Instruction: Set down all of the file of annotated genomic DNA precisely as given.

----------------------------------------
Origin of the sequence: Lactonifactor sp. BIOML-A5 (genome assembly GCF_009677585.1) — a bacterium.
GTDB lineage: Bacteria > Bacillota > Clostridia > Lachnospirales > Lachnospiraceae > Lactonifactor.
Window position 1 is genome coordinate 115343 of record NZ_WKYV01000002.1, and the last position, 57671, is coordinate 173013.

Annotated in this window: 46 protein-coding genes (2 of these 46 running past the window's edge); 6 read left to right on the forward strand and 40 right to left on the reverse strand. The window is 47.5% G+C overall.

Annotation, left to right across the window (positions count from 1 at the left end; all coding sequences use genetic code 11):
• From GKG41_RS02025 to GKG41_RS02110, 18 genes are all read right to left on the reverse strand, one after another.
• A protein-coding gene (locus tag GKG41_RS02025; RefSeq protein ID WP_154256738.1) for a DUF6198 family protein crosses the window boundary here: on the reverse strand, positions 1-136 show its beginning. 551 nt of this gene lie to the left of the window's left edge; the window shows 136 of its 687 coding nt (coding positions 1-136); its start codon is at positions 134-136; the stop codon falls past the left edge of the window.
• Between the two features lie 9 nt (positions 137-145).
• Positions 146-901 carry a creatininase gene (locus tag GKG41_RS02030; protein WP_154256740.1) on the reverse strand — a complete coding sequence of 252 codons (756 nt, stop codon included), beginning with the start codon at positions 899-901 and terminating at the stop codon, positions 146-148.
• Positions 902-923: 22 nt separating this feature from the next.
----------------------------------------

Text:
Origin of the sequence: Lactonifactor sp. BIOML-A5 (genome assembly GCF_009677585.1) — a bacterium.
GTDB lineage: Bacteria > Bacillota > Clostridia > Lachnospirales > Lachnospiraceae > Lactonifactor.
Window position 1 is genome coordinate 115343 of record NZ_WKYV01000002.1, and the last position, 57671, is coordinate 173013.

Annotated in this window: 46 protein-coding genes (2 of these 46 running past the window's edge); 6 read left to right on the forward strand and 40 right to left on the reverse strand. The window is 47.5% G+C overall.

Annotation, left to right across the window (positions count from 1 at the left end; all coding sequences use genetic code 11):
• From GKG41_RS02025 to GKG41_RS02110, 18 genes are all read right to left on the reverse strand, one after another.
• A protein-coding gene (locus tag GKG41_RS02025; RefSeq protein ID WP_154256738.1) for a DUF6198 family protein crosses the window boundary here: on the reverse strand, positions 1-136 show its beginning. 551 nt of this gene lie to the left of the window's left edge; the window shows 136 of its 687 coding nt (coding positions 1-136); its start codon is at positions 134-136; the stop codon falls past the left edge of the window.
• Between the two features lie 9 nt (positions 137-145).
• Positions 146-901 carry a creatininase gene (locus tag GKG41_RS02030; protein WP_154256740.1) on the reverse strand — a complete coding sequence of 252 codons (756 nt, stop codon included), beginning with the start codon at positions 899-901 and terminating at the stop codon, positions 146-148.
• Positions 902-923: 22 nt separating this feature from the next.